TARRYTOWN, N.Y. – Kathryn Wasserman Davis, a former Tarrytown resident and noted philanthropist, died Tuesday at her home in Hobe Sound, Fla. She was 106.
Davis was born in 1907 in Philadelphia, to a family that founded the carpet manufacturing company Art Loom. Davis's family traveled the world, including Europe, the Middle East and Asia.
She earned a bachelor's degree from Wellesley College in 1928, a master's degree in international relations from Columbia University in 1931 and a doctorate in political science from the University of Geneva in 1934.
In addition to authoring a book about the Soviet Union and the League of Nations, Davis was a noted philanthropist. She founded the 100 Projects for Peace program on her 100th birthday to fund peace-building initiatives around the world, donating $1 million. She donated an additional $3 million in grants over the next few years.
Davis married Shelby Cullom Davis, who would go on to become a wealthy, well-known financier and philanthropist, in 1932. Davis is survived by her daughter, Diana Davis Spencer, her son, Shelby M.C. Davis, eight grandchildren and 11 grandchildren.
She was awarded the 2007 Franny S. Reese Medal from Scenic Hudson for her work with the Hudson Valley, the 2006 EastWest Institute’s Peace and Conflict Prevention Prize, and the 2006 Woodrow Wilson Award for Public Service from the Woodrow Wilson International Center for Scholars. She earned honorary doctorates from Columbia University and Middlebury College.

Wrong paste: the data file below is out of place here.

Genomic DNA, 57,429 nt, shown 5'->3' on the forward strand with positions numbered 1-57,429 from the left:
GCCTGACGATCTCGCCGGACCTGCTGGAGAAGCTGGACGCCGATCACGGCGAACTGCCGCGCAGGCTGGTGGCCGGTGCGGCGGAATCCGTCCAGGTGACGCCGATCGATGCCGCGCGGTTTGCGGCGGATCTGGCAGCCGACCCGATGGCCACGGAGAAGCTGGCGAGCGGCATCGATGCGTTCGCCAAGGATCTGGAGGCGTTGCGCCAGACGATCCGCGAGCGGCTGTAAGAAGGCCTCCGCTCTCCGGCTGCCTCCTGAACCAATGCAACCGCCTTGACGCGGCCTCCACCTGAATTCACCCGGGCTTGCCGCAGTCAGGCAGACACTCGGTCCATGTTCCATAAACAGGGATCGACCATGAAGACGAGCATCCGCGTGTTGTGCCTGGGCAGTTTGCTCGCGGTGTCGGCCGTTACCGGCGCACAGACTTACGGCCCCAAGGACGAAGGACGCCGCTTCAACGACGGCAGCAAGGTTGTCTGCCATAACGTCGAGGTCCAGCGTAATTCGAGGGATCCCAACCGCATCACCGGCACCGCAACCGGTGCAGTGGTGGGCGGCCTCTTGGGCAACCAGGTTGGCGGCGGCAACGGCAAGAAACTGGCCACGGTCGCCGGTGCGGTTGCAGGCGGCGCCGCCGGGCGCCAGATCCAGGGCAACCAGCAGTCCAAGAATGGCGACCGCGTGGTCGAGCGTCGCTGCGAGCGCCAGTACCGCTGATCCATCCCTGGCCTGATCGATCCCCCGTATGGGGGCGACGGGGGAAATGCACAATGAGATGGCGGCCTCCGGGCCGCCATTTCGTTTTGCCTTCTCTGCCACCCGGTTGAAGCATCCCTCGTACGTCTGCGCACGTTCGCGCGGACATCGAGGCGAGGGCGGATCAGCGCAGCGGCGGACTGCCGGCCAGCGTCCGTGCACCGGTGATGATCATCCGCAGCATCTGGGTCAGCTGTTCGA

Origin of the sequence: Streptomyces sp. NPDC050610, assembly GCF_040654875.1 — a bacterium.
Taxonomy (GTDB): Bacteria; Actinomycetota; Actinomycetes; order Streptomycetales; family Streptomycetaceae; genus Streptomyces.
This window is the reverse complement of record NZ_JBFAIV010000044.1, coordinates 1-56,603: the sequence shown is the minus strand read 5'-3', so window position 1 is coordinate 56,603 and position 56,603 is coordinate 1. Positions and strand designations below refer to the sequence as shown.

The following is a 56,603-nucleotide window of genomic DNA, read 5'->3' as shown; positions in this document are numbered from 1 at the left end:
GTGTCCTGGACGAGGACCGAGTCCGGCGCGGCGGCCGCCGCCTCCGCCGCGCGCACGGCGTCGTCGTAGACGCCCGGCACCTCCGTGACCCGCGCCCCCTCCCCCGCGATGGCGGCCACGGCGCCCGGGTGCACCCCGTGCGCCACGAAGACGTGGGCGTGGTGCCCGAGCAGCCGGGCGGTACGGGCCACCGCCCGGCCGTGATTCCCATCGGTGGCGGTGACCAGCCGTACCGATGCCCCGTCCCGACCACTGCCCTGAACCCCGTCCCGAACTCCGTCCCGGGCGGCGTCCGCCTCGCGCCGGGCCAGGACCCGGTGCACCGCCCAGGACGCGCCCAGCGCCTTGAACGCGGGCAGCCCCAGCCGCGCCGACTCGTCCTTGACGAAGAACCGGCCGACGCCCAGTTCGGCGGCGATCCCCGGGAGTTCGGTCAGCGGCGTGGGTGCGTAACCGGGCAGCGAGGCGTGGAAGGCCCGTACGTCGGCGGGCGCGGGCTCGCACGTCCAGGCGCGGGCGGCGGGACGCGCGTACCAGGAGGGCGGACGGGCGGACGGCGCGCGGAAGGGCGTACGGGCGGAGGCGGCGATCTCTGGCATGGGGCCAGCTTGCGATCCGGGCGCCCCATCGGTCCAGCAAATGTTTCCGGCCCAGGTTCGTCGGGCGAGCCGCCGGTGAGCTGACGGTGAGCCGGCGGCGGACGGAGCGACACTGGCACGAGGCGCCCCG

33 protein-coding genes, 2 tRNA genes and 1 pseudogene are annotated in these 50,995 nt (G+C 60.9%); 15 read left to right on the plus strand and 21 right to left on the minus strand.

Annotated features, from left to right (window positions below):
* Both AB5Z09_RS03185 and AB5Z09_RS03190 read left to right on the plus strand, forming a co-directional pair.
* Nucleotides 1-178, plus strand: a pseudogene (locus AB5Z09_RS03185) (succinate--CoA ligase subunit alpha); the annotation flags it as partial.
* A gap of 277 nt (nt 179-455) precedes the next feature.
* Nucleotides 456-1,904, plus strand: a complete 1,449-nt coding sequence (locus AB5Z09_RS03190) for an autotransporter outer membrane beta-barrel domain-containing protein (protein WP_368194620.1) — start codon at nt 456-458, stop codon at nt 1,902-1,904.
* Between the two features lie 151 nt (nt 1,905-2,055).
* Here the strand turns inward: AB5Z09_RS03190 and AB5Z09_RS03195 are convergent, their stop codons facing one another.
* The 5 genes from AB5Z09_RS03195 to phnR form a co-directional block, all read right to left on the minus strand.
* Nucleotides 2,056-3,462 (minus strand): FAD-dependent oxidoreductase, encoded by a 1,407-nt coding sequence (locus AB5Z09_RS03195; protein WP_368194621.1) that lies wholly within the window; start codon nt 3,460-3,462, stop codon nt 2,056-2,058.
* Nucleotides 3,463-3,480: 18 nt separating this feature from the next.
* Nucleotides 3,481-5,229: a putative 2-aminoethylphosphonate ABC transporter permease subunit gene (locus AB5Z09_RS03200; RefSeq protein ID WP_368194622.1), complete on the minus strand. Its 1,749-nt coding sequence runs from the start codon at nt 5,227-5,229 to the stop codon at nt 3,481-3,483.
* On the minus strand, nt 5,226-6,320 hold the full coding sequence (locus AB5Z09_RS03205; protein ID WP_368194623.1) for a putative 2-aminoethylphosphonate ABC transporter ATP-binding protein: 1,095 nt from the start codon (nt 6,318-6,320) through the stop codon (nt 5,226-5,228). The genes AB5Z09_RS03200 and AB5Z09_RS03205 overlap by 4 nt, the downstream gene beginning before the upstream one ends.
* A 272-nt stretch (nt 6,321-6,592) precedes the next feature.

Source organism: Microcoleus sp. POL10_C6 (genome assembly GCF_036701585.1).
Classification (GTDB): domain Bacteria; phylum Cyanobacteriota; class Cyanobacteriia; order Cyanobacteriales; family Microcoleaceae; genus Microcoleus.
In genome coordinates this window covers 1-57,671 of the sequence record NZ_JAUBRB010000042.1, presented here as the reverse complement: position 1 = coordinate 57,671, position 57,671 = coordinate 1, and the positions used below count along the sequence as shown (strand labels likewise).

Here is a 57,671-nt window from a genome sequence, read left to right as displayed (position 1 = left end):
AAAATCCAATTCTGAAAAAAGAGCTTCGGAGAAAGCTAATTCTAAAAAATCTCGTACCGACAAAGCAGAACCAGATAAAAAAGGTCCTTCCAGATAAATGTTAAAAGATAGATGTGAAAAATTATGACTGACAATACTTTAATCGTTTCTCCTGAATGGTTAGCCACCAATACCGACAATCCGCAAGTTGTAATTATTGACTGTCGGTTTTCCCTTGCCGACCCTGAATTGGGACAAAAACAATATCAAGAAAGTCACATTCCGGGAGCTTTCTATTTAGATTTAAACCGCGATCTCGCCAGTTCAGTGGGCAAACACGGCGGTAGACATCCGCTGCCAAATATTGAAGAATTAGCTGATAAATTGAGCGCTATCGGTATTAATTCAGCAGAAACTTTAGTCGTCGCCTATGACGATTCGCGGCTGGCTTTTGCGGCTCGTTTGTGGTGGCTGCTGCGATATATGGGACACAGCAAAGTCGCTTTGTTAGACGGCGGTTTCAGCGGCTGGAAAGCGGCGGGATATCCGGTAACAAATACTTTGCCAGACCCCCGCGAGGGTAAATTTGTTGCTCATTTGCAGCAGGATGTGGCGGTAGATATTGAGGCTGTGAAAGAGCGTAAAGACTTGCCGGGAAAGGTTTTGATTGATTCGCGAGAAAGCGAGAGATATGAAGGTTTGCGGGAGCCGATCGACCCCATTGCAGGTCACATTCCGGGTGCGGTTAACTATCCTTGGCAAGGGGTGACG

Wellesley College said in an obituary Davis was their oldest-known alumna—and one of their “most beloved.” Davis served as a trustee emerita from 1984 to 2002.
“For nearly 85 years, she was committed to higher education and service to her community,” the statement said. “A passionate and thoughtful advocate, Kathryn's philanthropy supported all aspects of the College, including professorships, financial aid, global education initiatives, and building and landscape improvements.”
Davis remained active throughout her many years—enjoying an annual kayak trip with Scenic Hudson's Ned Sullivan in September 2012 at the age of 105.
The non-profit organization offered “heartfelt condolences” to Davis's family.
“Inspired by her adventurous spirit and zest for life, we look forward to working with the family to protect more lands along the Hudson and create new parks, adding to Kathryn Wasserman Davis’s legacy of enriching the lives of all who live in and visit this valley she loved so much,” the organization said in a statement.
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